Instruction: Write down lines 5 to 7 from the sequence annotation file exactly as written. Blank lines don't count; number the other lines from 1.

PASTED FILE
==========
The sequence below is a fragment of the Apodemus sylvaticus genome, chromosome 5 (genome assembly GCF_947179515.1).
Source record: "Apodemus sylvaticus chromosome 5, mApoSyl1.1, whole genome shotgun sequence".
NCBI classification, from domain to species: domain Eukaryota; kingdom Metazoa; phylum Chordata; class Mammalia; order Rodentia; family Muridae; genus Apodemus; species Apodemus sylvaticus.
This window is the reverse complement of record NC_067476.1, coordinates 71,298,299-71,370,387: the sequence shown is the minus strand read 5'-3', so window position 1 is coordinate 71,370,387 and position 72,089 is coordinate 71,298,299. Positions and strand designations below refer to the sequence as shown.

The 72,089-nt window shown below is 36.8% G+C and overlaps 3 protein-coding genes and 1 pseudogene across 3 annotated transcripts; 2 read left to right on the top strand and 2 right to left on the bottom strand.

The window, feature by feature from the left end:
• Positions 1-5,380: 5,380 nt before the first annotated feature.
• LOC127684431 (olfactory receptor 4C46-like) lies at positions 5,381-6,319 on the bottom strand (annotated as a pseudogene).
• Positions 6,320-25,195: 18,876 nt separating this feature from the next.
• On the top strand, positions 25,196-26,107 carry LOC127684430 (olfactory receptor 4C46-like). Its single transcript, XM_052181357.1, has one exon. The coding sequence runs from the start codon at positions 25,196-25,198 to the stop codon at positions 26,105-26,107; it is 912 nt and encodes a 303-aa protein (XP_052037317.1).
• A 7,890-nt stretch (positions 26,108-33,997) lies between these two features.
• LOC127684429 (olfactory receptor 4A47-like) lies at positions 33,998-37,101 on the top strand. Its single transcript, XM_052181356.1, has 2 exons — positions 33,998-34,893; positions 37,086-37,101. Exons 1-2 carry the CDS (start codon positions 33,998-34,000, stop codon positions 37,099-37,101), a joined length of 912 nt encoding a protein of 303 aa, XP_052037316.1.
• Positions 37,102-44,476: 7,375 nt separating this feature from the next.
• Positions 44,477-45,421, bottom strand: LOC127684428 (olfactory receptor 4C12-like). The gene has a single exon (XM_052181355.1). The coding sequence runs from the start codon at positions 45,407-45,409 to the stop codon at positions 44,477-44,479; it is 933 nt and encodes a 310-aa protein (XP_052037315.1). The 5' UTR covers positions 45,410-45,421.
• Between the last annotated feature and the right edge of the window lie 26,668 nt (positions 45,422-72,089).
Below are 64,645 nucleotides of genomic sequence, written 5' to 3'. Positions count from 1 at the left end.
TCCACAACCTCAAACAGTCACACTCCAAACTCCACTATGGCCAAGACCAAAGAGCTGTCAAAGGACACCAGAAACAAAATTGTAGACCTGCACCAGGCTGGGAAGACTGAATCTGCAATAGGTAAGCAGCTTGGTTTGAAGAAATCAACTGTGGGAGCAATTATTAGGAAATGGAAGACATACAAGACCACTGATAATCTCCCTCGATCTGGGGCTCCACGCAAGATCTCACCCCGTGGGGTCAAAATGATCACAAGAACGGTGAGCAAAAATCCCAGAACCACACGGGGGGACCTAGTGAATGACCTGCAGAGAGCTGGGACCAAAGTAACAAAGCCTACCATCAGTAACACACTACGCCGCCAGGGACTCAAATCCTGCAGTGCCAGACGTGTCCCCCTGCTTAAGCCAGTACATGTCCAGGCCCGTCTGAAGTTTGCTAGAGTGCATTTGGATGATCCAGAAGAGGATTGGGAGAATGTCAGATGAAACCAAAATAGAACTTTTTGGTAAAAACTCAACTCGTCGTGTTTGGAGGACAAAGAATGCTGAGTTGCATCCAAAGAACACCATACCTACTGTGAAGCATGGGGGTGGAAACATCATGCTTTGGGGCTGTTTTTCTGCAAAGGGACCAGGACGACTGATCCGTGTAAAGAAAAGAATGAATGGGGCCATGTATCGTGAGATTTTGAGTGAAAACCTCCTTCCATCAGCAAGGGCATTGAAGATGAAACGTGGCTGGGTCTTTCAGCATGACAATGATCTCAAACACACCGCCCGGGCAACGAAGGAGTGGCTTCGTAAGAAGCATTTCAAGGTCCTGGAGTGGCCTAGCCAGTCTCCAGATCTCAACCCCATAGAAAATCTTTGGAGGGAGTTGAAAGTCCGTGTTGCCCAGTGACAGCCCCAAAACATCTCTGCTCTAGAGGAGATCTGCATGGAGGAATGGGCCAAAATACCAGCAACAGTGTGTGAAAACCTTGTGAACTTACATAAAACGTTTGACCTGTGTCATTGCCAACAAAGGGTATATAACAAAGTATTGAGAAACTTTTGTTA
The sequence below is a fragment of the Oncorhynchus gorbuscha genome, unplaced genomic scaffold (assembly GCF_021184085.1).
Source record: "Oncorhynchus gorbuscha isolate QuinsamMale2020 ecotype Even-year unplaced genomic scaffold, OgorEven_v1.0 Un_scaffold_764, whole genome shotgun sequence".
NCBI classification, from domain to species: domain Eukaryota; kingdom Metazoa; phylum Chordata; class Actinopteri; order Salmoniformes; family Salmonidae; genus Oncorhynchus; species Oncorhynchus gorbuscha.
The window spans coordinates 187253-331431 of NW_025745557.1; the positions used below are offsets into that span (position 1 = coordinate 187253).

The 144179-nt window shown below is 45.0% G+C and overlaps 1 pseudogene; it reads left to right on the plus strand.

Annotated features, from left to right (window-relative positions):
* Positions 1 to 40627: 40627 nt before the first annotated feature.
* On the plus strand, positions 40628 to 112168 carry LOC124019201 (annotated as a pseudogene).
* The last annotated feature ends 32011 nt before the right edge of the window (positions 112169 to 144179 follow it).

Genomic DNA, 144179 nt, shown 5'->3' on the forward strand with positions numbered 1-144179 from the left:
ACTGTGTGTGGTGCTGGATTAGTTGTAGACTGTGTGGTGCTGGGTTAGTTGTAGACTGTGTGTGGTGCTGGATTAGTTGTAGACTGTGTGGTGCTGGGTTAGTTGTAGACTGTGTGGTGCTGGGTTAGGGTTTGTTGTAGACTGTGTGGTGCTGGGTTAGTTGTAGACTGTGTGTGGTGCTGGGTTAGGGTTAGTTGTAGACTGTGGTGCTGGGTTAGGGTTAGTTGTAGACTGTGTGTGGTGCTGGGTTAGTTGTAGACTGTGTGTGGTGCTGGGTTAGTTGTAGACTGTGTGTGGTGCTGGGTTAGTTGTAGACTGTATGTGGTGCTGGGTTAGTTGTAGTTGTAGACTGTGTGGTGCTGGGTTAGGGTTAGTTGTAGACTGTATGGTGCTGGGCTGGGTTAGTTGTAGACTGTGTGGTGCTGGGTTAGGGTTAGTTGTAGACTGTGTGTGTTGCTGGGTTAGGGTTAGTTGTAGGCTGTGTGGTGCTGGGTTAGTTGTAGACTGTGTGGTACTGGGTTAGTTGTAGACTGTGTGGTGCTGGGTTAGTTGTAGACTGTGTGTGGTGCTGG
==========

The 72,089-nt window shown below is 36.8% G+C and overlaps 3 protein-coding genes and 1 pseudogene across 3 annotated transcripts; 2 read left to right on the top strand and 2 right to left on the bottom strand.

The window, feature by feature from the left end:
• Positions 1-5,380: 5,380 nt before the first annotated feature.